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Showing content with the highest reputation since 03/23/2017 in all areas

  1. 27 points
    Horb

    Fulbright 2017-2018

    I GOT IT OMG I AM DYING!
  2. 20 points
    imogenshakes

    2017 Final Decisions

    I accepted my offer from UC Davis yesterday! I'm so excited and relieved. Much of the decision had to do with the area itself (better for me and my partner, easier for him to find a job) and funding (I found out recently that I actually have six years of funding there, which I didn't get anywhere else). Now onto the practicalities!
  3. 20 points
    maelia8

    Fulbright 2017-2018

    Just got notified - I got the research Fulbright to Germany!!!!!! Best possible news to wake up to here on the West coast <3 SO HAPPY!
  4. 19 points
    GopherGrad

    Some Words of Caution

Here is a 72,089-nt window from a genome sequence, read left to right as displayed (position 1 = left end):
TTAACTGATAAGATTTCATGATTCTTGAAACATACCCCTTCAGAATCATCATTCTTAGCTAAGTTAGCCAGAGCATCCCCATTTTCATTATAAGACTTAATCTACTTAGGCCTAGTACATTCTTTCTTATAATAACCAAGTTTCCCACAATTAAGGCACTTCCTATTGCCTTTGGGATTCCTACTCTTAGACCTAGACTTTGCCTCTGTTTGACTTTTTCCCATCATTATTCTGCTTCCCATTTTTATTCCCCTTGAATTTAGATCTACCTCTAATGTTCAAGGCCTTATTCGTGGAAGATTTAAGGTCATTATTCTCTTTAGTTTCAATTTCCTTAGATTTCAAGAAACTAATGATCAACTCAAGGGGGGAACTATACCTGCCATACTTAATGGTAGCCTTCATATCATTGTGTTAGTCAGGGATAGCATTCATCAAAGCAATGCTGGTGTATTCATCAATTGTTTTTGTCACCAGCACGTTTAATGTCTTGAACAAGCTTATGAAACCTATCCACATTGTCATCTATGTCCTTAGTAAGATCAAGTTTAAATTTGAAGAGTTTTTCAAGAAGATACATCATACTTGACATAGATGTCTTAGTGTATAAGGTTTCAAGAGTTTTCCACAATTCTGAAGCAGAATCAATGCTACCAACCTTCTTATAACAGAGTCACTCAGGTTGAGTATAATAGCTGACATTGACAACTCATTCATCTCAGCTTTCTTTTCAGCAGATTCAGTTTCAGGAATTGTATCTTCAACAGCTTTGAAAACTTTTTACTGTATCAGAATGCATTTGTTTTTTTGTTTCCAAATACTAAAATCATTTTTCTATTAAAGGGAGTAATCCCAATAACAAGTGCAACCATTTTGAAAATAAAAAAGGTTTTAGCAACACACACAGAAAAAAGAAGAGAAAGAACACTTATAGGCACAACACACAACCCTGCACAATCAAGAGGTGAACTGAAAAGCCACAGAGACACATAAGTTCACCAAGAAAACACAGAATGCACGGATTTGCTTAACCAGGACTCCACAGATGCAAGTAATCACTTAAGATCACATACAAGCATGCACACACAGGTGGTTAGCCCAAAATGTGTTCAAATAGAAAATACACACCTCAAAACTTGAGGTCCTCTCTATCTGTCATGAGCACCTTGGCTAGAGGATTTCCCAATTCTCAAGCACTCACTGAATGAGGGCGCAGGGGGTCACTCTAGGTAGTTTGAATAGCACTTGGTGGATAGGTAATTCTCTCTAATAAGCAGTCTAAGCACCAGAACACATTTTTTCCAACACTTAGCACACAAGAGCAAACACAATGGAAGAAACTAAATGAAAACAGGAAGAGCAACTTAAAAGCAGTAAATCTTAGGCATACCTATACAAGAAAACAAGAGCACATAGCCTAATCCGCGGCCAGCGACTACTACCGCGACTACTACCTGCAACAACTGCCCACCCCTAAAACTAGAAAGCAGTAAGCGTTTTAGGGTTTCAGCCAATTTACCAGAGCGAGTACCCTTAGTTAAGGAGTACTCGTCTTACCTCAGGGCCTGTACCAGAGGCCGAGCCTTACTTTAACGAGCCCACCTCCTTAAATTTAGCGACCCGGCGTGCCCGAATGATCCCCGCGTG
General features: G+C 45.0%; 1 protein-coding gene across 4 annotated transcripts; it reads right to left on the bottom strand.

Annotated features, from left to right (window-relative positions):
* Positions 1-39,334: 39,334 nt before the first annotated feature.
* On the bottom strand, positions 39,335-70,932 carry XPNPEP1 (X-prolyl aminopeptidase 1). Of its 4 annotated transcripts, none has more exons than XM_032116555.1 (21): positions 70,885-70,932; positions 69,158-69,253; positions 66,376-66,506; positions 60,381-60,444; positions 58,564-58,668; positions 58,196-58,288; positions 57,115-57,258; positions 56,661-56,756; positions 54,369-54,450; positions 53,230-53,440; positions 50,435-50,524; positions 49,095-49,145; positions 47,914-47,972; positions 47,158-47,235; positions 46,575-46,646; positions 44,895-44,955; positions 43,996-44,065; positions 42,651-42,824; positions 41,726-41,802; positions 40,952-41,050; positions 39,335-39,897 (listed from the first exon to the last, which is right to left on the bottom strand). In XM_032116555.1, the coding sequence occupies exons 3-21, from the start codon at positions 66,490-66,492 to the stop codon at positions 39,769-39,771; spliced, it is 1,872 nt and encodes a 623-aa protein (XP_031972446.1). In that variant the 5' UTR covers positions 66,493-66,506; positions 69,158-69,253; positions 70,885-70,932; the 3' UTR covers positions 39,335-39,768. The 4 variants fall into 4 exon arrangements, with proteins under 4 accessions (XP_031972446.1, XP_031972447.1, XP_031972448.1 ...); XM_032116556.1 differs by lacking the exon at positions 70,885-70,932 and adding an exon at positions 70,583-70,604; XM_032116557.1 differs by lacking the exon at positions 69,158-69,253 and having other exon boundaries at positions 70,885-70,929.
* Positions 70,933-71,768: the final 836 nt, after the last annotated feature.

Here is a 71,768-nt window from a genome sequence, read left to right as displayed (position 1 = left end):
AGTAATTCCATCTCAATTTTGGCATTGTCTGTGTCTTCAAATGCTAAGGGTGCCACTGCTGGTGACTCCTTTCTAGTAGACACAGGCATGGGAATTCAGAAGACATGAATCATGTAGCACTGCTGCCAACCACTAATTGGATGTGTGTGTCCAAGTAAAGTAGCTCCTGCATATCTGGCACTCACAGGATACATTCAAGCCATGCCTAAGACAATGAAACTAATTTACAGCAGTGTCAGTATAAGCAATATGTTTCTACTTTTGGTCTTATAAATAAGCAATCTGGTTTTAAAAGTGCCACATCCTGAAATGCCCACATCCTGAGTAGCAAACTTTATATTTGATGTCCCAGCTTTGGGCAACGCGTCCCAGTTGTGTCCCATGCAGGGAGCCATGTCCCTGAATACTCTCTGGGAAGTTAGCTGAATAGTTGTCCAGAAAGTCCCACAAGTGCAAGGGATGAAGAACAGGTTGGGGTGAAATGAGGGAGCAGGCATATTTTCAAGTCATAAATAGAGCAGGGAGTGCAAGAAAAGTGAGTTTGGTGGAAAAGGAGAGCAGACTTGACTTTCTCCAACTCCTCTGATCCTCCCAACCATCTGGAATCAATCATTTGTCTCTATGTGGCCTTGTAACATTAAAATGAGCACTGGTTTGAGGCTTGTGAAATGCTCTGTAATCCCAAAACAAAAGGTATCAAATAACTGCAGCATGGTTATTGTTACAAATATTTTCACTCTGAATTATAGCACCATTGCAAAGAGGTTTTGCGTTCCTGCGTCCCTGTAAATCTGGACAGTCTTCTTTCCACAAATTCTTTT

I read this thread with a little concern and wanted to add my own perspective. I am presently in my fourth year, recently defended my dissertation prospectus, and am preparing to start gathering data. Prior to my PhD program, I worked as an attorney and taught practical courses at two law schools. In this thread, I’ve seen three related, basic concerns: job prospects, strategies for maximizing job prospects, and the work load. Take my advice as a current student with a grain of salt, but be aware that the path to success in this field is idiosyncratic enough to doubt that tenured faculty know how it works, either. Job Prospects BigTen is right here, and the attempt to rose-tint the job market issue by noting that an important number of tenure track positions at research universities are held by graduates from 10-25 ranked schools ignores the struggles faced by the vast majority of student from those programs. It is frankly unconscionable that faculty at 50+ ranked schools encourage graduate students to attend. I truly believe the emerging consensus that a number of graduate programs exist to fill the egotistical and labor needs of the department rather than because they provide reasonable employment opportunities to graduates. Evaluating job prospects and placements by reading placement boards provides some information. Watching your colleagues graduate and fight for positions provides another. Attending a PhD program outside the top 10-12 is a real gamble. Most students in this range seem to place at universities or outside jobs that at least provide standard of living and a reasonable connection to the questions and research that drew you to study social science in the first place. But the plight of Visiting Assistant Professors who make minimum wage is real, and in most cases the PhD does little outside the academic/think tank world other than convince employers with no idea about the academic job market that you’d leave. After the 12-14 rank, most graduates have fewer tenure opportunities, period. They certainly face uncomfortable constraints on the region and pay they must accept for any measure of job security. If your passion or self-assurance prompts to take the risk of attending a program outside this range, do yourself a favor and pay special attention to the advice in the following section. Securing a Stable Job Publishing: Ask yourself an important question over and over again (and ask your advisors): can some part of the questions that animate me be answered in a compelling, novel way with data that exists on the internet? If the answer is yes, you need to work on publishing. If the answer is no, then you need to focus on generating compelling research and data collection designs. When you graduate, hiring committees will have an opinion about whether it should have been possible to publish on your question during school, and often times the answer is. Often times (especially in comparative politics), the more promising candidates are the ones that generated awesome data sets. Networking: I promise you this works. Every week during your first three years of graduate school, find two non-academic employers that have jobs you think you might like and be qualified for, then email a person that has 5-10 years experience in one of those jobs asking for advice. Ideally, you would get 15 minutes to speak with them about their own day-to-day (like you’re interviewing them about whether you want the job) and what skills the job takes (as though you are preparing to interview for it). This means you send out 300 networking emails in three years. You’ll get maybe 40 people willing to speak with you and 10 that like you. Find excuses to stay in touch with those people, and 1 or 2 will have a job for you when you graduate. This job worked for young law school students I mentored and seems to be working for MA candidates I work with now. Grants: Winning a grant is easier said than done, but it can be very beneficial. Winning a grant that pays you to research frees you from needing to work and sends a signal to future grantors and employers that you are promising and talented. Winning grants for research activities achieves the latter. I have not won any of the general work-replacement grants, but those I know who have burst ahead of the rest of us. They have zero distraction. This is part of why students from private schools like Harvard and Stanford outperform equally talented students at Michigan or UCLA. They work less. I have been fortunate enough to win a couple of small but prestigious-sounding grants to fund research. It has completely altered the way senior colleagues view my work and promise. Work Load I think the gallows humor about reading in the shower is part of what makes for bad graduate students. It is absolutely true that you cannot read enough to stop feeling behind your classmates or (heaven forfend) the faculty teaching you. So why bother? First the saccharine advice: if you are an interesting and curious enough person to attend a decent PhD program, there is very little in the world, and nothing at school, worth the sacrifice of five to seven years of your personal growth and exploration. I don’t care if you end up teaching at fucking Harvard, your colleagues will never look at you with the wonder your friends do when you serve them a perfectly seared scallop or play them Fur Elise on the piano after you eat someone else’s scallops. They won’t know you like your mother or your husband or your son. Here’s an inconvenient truth: 90% of you want to go to grad school in large part because you want to feel smart. Your colleagues will rarely make you feel smart, even though you are. The whole enterprise is about identifying flaws in even the best work (in order to improve it) and on some level, this is miserable. Don’t believe me? Ask students at the schools you were admitted to how they felt about the process of drafting and defending their prospectus.** But your friends and family will make you feel smart, especially if you turn your substantial talent to excelling in at least one thing they can relate to. You want to feel proud and useful and cherished and special? Learn to give people something that gives them instinctual pleasure. (Usually not an AJPS article.) Now for the professional advice you won’t ignore: You will have plenty of pressure to read deeply and critically and to learn method. I don’t suggest ignoring this. But the best ideas and the best careers don’t seem based on picking apart the causal identification of a key article. Great insight requires time to rest and percolate, and inspiration comes from wondering why people haven’t solved real world problems more often than it comes from replication data. Models don’t provide insight. They describe it. Good ideas require some amount of travel and art and philosophy and debate and REST and EXPERIENCE and EXPOSURE. If you want to have any hope of avoiding the scholarly lament that “my research and my life talk to twelve other people” you have to set aside some time to be out of the literature and out of the methods. I’m not suggesting you spend every Saturday smoking weed and reading Batman comics. Maybe baseball games and 30 Rock marathons are rare indulgences now. But don’t cancel your subscription to the New Yorker or stop seeing your friends, because politics is about real life and on some level no one trusts that the academic without work experience, without family, without friends, without hobbies, has any insight about what animates actual people. Good luck with everything. **Setting aside the problems with political science as a science, while this process of critique and revise makes everyone feel stupid and insecure, it does help you eventually feel proud of and defend your work. But to scratch the itch of feeling competent, you’d be better off having kids and teaching them to camp or make great spaghetti sauce or something.